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The Oregon Five: Key To Kelly's Success

Head coach Chip Kelly came to the Eagles from Oregon with a bold vision and a brilliant football mind. However, he also came without NFL experience. So when it came time to hire coordinators, Kelly made sure he brought in coaches who had a track record of excellence in the pros.

But what about Kelly's innovative, forward-thinking coaching style? How will the new coaching staff get on the same page with his approach?

Enter the assistants - defensive line/assistant head coach Jerry Azzinaro, assistant offensive line coach Greg Austin, assistant defensive line coach Erik Chinander, assistant defensive backs coach Todd Lyght and assistant special teams coach Matt Harper.

Kelly brought these five coaches with him from Eugene, Ore. and in the beginning they'll be doing more than studying tape. They'll be helping coaches who have never worked with Kelly get used to his way of building a program.

"That was really important to me to get a bunch of guys in here that understood me and really kind of built it from the bottom up," Kelly said. "And Eric and Todd, Matt Harper and Greg Austin are guys who are young coaches at Oregon that have been with me a couple of years and understood how I wanted things done and what my vision was.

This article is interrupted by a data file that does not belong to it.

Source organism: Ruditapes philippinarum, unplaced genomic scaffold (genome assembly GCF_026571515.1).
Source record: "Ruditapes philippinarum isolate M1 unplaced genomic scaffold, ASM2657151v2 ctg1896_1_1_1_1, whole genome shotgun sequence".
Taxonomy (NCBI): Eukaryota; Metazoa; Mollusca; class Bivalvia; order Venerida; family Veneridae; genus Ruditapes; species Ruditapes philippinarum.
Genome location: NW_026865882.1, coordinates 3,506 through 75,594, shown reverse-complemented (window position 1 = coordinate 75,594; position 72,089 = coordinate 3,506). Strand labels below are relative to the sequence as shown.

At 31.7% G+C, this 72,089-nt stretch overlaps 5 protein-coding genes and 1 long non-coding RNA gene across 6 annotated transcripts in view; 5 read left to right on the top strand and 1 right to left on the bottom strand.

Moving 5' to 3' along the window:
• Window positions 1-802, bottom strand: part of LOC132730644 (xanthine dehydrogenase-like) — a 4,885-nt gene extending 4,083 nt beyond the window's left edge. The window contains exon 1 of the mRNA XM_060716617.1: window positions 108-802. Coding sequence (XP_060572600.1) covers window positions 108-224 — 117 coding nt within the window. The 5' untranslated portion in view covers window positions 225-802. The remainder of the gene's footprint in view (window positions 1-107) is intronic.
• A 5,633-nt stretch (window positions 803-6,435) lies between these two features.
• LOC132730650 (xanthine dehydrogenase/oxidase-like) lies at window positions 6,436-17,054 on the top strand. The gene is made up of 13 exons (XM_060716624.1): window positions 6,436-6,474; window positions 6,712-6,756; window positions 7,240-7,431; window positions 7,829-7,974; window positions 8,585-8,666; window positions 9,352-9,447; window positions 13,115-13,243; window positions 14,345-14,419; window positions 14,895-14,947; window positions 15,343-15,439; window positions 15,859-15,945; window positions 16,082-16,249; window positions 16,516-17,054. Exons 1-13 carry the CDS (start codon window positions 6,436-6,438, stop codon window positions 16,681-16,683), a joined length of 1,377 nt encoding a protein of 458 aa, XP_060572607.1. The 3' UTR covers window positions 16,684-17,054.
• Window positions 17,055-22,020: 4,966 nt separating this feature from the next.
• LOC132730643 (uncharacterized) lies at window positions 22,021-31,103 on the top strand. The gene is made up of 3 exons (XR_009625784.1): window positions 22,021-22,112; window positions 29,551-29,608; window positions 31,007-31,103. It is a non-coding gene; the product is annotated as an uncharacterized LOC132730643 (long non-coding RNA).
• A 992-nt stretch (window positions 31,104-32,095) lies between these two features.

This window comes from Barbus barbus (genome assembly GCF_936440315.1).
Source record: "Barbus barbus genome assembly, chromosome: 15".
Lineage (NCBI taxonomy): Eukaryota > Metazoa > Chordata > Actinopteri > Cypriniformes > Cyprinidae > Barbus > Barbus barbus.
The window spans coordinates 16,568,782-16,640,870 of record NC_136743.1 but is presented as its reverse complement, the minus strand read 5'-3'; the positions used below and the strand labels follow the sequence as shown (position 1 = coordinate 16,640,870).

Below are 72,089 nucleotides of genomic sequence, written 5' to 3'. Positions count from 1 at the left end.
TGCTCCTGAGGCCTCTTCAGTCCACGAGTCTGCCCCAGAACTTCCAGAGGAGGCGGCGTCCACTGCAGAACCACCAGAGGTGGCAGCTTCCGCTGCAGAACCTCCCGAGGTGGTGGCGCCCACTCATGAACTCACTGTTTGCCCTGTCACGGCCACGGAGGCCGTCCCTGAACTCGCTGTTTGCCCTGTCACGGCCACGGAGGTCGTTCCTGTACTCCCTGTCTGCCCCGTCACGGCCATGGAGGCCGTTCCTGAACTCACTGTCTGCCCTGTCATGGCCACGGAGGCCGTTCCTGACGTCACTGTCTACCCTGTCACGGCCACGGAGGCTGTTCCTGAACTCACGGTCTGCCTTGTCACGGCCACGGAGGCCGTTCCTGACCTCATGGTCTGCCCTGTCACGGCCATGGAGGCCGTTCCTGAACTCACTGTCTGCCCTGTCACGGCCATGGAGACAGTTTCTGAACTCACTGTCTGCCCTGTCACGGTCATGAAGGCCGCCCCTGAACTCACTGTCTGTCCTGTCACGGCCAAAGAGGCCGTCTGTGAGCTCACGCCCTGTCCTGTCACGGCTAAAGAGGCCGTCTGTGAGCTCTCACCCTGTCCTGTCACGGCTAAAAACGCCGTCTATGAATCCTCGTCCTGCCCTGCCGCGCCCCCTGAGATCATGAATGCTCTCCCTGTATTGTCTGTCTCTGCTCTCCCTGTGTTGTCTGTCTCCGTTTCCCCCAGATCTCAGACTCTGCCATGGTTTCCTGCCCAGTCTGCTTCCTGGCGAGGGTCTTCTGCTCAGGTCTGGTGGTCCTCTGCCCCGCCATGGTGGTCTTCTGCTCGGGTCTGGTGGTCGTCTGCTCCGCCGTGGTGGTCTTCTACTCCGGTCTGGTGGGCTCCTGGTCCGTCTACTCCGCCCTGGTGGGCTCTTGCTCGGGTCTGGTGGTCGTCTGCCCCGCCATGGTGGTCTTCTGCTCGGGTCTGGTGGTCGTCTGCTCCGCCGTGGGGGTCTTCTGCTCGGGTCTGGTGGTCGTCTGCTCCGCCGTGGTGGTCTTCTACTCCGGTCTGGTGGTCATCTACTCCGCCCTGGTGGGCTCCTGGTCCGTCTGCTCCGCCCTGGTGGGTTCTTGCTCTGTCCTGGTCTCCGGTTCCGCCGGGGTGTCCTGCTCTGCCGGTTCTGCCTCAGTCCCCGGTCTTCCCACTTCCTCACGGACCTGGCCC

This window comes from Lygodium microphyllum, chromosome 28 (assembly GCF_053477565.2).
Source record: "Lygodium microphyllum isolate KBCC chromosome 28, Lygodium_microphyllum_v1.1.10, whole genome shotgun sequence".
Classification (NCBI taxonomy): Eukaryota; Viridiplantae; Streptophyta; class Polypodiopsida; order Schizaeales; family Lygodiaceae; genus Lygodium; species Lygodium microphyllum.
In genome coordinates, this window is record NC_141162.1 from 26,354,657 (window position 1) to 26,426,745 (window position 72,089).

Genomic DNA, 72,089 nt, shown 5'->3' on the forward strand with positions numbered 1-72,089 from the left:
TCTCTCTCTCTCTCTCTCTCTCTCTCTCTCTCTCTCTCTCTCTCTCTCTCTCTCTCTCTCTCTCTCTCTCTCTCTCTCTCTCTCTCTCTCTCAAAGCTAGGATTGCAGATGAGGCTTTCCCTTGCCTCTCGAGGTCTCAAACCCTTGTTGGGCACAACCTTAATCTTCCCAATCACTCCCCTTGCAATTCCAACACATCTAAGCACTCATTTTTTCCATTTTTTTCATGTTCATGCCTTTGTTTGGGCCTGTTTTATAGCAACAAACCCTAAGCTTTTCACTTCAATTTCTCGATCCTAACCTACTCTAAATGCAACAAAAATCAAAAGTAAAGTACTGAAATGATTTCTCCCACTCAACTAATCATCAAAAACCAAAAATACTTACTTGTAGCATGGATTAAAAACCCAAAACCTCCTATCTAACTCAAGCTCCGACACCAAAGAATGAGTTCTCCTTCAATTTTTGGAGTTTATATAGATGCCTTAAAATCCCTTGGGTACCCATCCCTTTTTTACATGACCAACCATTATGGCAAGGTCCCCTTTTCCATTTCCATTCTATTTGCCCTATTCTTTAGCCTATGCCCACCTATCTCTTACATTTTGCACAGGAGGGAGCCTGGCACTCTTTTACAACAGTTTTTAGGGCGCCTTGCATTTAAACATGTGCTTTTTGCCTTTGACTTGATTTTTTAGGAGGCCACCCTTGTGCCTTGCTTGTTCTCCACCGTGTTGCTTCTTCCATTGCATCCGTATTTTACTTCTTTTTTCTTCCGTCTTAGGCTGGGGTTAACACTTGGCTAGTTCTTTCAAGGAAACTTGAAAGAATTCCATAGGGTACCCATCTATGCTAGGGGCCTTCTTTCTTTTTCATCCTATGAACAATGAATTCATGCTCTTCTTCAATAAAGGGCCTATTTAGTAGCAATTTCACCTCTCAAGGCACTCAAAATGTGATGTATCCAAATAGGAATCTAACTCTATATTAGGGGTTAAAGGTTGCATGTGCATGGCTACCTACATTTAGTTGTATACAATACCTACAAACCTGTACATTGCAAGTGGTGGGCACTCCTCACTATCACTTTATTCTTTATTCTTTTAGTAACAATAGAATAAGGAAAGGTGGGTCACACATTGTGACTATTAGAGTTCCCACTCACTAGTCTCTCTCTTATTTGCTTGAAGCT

"I have a meeting and have a tendency to talk really fast and I want things to be efficient. But I also know that I may forget to say something, and Pat Shurmur can go to Greg Austin and say, 'What did he mean by that?' Or the same thing with Dave Fipp and Matt Harper for those young guys. Now I can put together guys with NFL experience coming here, and (the former Oregon assistants) can say, 'This is what Coach means, this is how we operate.' Kind of get in that fit that I talked about again. But it was integral."

Many of the Eagles' new coaches have ties to Kelly, though not all of them had worked with their new boss before now. And as many fans have already noticed, Kelly's way of doing things is rarely defined as "traditional." He's always looking for new ways of thinking and improving the team and wants his coaches to be on the same wavelength. As someone who's been a part of that process, Chinander believes this will be a real positive for the entire organization.

"I think (Kelly) wants people who believe what we believe, and that's why he brought this whole group together," Chinander said. "It's our job to kind of bridge the gap between him and the new guys and just help everybody get acclimated to the new system, but it's going to be a great thing."

Kelly's staff hires are reflective of his philosophy. They are bold, but they are planned carefully and built with a concrete goal in mind. And as much as the eyes of Eagles fans are on Kelly this season, it will be up to the coaching staff as a whole to get its players ready and move the team in the right direction.

"You evaluate an organization and you evaluate a leader symmetrically," Azzinaro said. "To say Chip Kelly had a lot of success means Oregon had a lot of success. That's all we were ever about at Oregon. It was never about us. It was about 'we.' That was something our young guys brought out. It's about 'we.' That's what Chip's about; I think that's what this organization is about. I think that's what all successful organizations are about."

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